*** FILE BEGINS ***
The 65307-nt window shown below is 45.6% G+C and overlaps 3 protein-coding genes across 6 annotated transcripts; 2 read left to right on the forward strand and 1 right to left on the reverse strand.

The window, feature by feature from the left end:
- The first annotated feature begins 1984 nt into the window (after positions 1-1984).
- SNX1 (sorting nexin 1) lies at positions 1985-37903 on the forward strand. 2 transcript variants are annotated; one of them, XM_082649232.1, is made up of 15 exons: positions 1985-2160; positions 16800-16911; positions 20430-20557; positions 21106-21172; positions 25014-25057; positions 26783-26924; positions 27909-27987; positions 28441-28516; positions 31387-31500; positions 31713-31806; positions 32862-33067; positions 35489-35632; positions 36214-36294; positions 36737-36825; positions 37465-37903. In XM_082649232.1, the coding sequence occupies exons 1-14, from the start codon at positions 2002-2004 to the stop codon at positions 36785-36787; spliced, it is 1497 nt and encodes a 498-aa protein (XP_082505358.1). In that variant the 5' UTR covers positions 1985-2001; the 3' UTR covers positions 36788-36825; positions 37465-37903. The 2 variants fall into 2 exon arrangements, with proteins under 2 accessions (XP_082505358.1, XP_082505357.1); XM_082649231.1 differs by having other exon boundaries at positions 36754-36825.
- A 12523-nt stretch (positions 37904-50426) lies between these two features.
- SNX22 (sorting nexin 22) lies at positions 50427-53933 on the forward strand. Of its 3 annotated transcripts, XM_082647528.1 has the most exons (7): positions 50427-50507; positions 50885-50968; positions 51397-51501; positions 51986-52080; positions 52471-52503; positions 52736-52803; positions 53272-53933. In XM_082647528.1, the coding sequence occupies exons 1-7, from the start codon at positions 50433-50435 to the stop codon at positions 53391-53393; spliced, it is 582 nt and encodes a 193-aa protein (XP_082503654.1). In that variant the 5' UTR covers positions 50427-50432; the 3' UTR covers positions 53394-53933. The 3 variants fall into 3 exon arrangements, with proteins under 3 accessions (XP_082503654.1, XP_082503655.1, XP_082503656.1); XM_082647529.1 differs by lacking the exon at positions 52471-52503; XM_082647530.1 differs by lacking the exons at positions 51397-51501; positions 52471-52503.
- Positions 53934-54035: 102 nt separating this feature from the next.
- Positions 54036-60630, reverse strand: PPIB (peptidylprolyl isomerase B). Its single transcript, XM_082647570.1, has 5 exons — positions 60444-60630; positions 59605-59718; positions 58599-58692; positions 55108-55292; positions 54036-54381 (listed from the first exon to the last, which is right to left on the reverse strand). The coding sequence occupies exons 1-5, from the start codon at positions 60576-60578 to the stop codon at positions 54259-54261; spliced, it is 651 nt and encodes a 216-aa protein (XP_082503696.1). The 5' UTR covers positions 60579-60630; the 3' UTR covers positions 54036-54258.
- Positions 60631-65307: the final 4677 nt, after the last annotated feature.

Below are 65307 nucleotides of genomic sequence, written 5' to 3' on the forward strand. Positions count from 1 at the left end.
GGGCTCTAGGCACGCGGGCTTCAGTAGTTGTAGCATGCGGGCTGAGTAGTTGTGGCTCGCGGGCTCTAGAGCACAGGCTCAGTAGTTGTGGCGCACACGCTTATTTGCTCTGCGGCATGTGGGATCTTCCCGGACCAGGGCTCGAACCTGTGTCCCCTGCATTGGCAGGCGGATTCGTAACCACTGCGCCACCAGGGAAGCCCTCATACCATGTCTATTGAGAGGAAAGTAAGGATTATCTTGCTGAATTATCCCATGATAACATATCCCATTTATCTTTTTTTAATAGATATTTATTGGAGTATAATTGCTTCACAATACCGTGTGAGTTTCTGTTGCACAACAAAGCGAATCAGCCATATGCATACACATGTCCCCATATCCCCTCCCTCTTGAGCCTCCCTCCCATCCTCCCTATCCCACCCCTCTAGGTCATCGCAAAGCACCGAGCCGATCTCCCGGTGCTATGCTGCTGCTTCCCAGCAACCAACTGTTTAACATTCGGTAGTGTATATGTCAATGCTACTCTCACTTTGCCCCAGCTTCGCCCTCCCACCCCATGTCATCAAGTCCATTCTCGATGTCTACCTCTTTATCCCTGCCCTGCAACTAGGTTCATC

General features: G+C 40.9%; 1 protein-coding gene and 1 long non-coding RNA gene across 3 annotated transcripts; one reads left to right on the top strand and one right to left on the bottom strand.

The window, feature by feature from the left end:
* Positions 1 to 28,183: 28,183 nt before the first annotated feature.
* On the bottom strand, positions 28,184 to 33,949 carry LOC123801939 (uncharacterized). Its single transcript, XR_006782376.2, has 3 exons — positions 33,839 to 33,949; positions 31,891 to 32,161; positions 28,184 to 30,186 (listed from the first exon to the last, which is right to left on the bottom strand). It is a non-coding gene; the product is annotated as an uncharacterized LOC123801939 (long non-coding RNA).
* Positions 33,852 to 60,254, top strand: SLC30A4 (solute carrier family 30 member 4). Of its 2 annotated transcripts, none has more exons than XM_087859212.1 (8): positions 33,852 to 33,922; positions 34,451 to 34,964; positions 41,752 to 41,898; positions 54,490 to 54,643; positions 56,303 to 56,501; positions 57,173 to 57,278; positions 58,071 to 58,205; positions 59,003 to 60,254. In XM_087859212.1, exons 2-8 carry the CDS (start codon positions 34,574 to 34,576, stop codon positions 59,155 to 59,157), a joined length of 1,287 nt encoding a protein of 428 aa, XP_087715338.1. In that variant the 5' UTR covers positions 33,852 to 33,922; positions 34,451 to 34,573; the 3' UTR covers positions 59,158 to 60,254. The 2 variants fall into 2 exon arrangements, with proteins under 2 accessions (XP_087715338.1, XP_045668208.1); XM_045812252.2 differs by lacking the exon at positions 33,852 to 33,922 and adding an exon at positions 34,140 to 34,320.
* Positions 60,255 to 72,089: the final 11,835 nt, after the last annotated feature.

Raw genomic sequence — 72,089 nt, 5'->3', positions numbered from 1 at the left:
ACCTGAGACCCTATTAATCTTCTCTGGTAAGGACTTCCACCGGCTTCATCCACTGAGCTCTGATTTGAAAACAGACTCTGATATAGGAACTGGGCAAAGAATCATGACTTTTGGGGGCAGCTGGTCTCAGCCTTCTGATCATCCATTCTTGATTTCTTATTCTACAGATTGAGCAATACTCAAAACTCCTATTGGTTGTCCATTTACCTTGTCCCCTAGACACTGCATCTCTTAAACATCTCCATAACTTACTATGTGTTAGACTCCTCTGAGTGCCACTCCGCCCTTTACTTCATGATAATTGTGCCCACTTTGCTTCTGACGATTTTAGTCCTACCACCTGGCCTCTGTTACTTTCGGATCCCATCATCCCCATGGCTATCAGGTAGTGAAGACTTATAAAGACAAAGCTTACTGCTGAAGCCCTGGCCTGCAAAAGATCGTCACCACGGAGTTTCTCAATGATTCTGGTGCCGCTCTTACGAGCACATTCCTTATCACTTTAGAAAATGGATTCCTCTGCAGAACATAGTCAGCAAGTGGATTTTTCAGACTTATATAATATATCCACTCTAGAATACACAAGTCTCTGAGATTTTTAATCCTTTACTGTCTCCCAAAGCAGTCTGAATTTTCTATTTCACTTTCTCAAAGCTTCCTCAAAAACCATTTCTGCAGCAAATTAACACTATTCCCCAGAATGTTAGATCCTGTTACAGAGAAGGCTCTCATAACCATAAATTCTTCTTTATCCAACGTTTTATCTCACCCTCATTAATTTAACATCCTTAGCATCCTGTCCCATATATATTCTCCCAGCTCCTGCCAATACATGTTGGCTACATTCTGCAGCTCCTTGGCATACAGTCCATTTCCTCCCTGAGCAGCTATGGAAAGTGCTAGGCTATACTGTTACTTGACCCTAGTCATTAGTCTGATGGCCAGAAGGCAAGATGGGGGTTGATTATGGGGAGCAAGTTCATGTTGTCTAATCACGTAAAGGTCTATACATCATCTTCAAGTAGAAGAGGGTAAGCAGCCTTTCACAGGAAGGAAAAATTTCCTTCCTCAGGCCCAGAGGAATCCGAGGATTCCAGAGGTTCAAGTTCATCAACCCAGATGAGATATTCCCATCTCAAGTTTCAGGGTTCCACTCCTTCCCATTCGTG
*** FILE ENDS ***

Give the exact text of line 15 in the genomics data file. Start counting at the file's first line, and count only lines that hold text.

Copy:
* On the bottom strand, positions 28,184 to 33,949 carry LOC123801939 (uncharacterized). Its single transcript, XR_006782376.2, has 3 exons — positions 33,839 to 33,949; positions 31,891 to 32,161; positions 28,184 to 30,186 (listed from the first exon to the last, which is right to left on the bottom strand). It is a non-coding gene; the product is annotated as an uncharacterized LOC123801939 (long non-coding RNA).